Author Topic: Kurt Vonnegut's Prescient Genius  (Read 9056 times)

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Offline SEKTO

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Kurt Vonnegut's Prescient Genius
« on: November 13, 2013, 11:26:39 AM »
"..."So Mushari felt swindled as he wallowed through the garish prose, lusted for sex, learned instead about automation. Trout's favorite formula was to describe a perfectly hideous society, not unlike his own, and then, toward the end, the ways in which it could be improved. In 2BRO2B he hypothicated an America in which almost all of the work was done by machines, and the only people who could get work had three or more PhDs. There was a serious overpopulation problem, too.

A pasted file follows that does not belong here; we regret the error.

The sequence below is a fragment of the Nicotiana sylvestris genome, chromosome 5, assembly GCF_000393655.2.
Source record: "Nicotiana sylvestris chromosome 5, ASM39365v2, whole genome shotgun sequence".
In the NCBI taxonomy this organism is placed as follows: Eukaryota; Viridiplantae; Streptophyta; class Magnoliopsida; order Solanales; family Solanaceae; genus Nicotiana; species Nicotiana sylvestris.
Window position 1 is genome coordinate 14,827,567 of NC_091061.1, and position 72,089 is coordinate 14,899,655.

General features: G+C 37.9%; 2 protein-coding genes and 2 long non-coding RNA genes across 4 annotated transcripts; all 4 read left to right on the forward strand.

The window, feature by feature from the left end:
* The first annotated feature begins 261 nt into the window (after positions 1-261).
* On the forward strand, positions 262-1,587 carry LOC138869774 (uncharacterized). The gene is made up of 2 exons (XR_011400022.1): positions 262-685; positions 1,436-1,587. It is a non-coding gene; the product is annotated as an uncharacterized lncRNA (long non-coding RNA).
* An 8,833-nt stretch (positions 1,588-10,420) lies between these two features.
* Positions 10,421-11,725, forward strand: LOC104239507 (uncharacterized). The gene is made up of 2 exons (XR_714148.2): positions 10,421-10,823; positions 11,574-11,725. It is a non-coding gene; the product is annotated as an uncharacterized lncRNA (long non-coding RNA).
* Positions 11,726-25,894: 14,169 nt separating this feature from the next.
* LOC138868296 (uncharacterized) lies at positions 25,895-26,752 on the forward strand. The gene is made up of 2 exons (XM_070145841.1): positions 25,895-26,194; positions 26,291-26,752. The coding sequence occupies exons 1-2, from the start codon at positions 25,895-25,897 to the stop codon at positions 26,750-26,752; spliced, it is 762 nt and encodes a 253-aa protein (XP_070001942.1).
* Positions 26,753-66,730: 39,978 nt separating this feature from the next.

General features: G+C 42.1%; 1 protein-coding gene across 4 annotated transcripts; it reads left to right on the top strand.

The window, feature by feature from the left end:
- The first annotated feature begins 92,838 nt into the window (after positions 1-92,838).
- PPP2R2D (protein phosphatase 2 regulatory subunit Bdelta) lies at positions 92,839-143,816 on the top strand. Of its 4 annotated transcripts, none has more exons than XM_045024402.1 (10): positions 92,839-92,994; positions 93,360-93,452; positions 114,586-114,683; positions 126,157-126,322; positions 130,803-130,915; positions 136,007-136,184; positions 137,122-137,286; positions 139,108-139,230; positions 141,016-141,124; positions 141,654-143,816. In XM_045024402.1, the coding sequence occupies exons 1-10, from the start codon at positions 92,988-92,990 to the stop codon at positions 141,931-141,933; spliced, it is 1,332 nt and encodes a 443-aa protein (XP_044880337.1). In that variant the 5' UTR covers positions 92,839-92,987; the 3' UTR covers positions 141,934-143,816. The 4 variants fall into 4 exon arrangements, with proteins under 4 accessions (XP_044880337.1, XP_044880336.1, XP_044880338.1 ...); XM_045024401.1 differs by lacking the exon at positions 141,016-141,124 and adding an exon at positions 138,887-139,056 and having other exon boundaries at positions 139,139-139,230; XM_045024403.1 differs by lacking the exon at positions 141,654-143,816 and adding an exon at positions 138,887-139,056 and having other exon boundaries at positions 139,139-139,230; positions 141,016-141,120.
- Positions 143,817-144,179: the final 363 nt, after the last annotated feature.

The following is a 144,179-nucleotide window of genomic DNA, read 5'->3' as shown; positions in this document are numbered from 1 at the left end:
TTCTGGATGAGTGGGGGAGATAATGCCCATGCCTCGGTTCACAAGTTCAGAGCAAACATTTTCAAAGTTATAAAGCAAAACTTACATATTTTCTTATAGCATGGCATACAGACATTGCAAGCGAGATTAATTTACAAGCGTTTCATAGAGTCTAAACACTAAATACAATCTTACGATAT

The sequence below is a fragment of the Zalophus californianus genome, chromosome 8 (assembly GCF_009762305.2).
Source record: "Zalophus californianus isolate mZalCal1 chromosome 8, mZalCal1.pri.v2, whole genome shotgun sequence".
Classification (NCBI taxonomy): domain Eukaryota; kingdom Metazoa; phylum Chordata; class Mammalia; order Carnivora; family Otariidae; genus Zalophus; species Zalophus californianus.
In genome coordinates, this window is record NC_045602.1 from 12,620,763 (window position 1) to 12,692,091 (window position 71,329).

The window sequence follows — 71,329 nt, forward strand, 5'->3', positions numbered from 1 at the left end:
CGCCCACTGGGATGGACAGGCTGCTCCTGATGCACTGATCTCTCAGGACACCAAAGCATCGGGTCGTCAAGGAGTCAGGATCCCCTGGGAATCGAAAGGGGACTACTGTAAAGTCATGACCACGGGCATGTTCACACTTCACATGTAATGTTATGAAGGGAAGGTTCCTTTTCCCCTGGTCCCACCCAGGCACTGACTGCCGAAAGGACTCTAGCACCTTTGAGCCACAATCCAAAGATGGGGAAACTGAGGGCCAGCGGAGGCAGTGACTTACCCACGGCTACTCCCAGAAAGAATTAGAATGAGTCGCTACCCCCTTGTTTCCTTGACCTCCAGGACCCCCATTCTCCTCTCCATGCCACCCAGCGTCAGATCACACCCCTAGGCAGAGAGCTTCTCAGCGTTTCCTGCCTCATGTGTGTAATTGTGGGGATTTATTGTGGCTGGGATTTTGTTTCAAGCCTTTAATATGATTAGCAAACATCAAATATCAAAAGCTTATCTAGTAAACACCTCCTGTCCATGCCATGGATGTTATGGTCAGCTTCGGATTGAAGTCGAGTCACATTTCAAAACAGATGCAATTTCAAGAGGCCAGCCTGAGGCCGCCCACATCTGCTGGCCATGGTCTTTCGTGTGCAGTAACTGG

All serious diseases had been conquered. So death was voluntary, and the government, to encourage volunteers for death, set up a purple-roofed Ethical Suicide Parlor at every major intersection, right next door to the orange-roofed Howard Johnsons. There were pretty hostesses in the parlors, and the Barca-Loungers, and the Muzak, and the choice of fourteen painless ways to die. The suicide parlors were bust places, because so many people felt silly and pointless, and because it was supposed to be an unselfish, patriotic thing to do, to die. The suicides also got a free last meal next door.

And so on. Trout had a wonderful imagination.

One of the characters asked a death stewardess if he would go to Heaven, and she told him that of course he would. He asked if he would see God, and she said, 'Certainly, Honey.'

And he said, 'I sure hope so. I want to ask Him something I was never able to find out down here.'

'What's that?' she said, strapping him in.

'What in the Hell are people for?'""

Extracted from 'God Bless You, Mr. Rosewater (Or, Pearls Before Swine)' by Kurt Vonnegut